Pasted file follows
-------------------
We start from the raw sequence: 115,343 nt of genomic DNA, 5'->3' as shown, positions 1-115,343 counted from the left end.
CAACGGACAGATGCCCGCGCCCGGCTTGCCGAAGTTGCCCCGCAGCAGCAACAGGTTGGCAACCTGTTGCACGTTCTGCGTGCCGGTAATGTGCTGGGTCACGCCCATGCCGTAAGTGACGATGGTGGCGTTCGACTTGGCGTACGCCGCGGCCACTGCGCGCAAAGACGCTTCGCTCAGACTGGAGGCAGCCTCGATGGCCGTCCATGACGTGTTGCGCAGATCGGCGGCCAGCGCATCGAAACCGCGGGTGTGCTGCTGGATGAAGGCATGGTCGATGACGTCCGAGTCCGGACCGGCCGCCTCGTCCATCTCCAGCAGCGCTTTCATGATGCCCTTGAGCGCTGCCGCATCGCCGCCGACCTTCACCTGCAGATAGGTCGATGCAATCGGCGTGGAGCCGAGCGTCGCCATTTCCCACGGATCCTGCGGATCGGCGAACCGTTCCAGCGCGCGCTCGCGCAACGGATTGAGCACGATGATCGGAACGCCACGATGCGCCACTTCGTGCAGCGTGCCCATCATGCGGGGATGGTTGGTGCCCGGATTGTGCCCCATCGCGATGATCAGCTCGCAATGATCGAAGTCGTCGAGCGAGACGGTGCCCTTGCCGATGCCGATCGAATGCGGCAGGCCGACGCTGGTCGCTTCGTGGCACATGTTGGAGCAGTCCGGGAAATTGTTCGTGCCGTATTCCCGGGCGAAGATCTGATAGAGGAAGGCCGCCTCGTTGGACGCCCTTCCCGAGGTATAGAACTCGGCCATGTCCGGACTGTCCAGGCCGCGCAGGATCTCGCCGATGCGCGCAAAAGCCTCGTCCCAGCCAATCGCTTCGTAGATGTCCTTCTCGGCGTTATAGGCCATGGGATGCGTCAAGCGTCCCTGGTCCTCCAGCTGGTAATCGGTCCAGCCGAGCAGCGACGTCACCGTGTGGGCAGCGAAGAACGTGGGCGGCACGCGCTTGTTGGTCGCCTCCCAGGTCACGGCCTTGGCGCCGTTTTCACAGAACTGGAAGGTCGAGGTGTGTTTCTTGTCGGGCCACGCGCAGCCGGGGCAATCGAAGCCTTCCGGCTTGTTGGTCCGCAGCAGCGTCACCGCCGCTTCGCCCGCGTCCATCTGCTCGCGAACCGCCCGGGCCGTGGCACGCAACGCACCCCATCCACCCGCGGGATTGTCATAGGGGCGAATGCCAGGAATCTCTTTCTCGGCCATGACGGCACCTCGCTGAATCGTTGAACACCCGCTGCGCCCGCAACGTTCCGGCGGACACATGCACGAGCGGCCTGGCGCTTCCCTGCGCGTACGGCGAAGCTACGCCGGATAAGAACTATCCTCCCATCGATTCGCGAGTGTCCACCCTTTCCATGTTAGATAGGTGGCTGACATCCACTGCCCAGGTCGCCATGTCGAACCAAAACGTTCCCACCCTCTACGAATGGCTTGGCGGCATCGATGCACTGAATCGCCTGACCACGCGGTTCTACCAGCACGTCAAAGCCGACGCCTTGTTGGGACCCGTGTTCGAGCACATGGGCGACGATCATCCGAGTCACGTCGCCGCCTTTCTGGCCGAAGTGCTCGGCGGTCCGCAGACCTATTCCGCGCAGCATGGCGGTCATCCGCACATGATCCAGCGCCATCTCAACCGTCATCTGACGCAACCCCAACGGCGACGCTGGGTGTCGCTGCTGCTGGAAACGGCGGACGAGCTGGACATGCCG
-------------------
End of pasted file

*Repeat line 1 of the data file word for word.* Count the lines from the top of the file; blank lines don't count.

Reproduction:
We start from the raw sequence: 115,343 nt of genomic DNA, 5'->3' as shown, positions 1-115,343 counted from the left end.